“Some individuals may perceive their losing fight with gravity as a sharp pain in their back, others as the unflattering contour of their body, others as a constant fatigue, yet others as an unrelentingly threatening environment. Those over forty may call it old age. And yet all these signals may be pointing to a single problem so prominent in their own structure, as well as others, that it has been ignored: They are off balance. They are at war with gravity.” – Ida P. Rolf
Perhaps more than any other group of people, athletes demand a tremendous amount from their bodies when it comes to intensity, frequency, and performance. It’s no wonder that a growing number of athletes ranging from recreational sports enthusiasts and weekend competitors to professional players and Olympic contenders are choosing to incorporate Structural Integration into their ongoing healthcare regimen as a way to condition and repair their bodies. Top athletes such as Professional Football Running Back Emmit Smith, Michelle Kwan Olympic Figure Skater, Mario Lemieux, Edwin Moses, Joe Greene, Ivan Lend former tennis champion utilized Structural Integration to remain at the top of their sport, in addition, the 1996 British Olympic team specifically chose CORE Structural bodywork in there preparation for the Olympic games.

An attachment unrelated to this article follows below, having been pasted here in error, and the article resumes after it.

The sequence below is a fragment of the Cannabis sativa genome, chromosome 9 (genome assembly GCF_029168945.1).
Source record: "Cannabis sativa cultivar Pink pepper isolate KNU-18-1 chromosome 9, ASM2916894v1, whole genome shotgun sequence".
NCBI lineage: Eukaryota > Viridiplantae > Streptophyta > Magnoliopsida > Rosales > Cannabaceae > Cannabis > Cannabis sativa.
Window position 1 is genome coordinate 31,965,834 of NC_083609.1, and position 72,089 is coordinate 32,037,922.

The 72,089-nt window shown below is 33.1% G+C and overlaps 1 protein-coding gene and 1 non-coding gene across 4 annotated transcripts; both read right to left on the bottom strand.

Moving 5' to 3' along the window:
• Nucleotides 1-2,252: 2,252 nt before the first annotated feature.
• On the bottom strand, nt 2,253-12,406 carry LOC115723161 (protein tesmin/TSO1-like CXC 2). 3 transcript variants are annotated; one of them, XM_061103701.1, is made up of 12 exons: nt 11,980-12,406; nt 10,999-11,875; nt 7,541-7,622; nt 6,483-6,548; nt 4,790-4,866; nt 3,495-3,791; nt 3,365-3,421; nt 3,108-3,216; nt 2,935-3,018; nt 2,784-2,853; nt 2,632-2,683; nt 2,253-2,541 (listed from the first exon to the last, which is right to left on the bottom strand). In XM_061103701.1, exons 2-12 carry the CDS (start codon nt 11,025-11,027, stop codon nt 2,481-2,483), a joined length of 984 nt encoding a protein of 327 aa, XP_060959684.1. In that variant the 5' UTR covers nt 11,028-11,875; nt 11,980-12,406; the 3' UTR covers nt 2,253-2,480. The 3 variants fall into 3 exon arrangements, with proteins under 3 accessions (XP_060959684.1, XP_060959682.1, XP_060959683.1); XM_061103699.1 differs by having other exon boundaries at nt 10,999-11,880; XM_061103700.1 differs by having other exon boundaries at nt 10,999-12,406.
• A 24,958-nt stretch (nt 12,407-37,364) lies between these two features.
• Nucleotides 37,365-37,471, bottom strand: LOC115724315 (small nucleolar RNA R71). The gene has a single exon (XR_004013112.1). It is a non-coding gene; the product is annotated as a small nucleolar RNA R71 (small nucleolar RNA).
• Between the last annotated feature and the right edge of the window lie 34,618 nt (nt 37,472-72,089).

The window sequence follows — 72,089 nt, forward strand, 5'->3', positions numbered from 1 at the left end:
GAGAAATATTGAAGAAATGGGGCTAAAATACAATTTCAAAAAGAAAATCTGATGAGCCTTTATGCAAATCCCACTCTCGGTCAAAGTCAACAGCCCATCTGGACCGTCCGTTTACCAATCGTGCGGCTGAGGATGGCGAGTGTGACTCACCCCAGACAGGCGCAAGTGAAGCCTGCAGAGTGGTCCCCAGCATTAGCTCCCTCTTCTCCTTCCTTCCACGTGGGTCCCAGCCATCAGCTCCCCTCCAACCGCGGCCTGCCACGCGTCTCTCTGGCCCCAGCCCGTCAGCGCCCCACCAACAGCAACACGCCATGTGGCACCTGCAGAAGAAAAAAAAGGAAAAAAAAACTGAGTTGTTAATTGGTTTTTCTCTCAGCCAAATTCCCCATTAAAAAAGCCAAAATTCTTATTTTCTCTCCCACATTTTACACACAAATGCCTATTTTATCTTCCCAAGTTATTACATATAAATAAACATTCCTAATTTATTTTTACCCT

The high level of physical agility, strength, stamina, and endurance required of these individuals on a regular basis makes them perfect candidates for the strengthening and restorative benefits of Structural Integration.We can apply what we know about the foundation of Structural Integration that a body in proper alignment functions properly to come up with its logical opposite: a body out of proper alignment does not function properly. This physiological reality is the basis of the many different ways in which Structural Integration addresses athletic-specific needs.
Tim Thackery, the 2000, US National Taekwondo champion (flyweight division) started receiving Structural Integration sessions at the age of 13. Now at age 21 he still receives regular “maintenance sessions,” and the “ten-series” every other year. Tim states, “Structural Integration has given me a better presence than my competition. My posture has dramatically improved. My stance is firm. Not only has Structural Integration given me a mental advantage, it has increased my breathing capacity, improved my range of motion and I am more flexible. These are all qualities critical to becoming a winner in the Taekwondo sport.”
One of the first things that athletes who use Structural Integration will tell you is that it enhances their performance. This occurs for several reasons. For one thing, a properly aligned body requires less energy to do the same amount of work; this results in an athlete who does not experience fatigue as quickly, which in turn increases his endurance. For another thing, muscles that have been freed from overcompensating for one another (as they tend to do when the body is out of alignment) can become stronger as they perform their intended tasks; this results in optimum muscle performance, and ultimately in increased strength.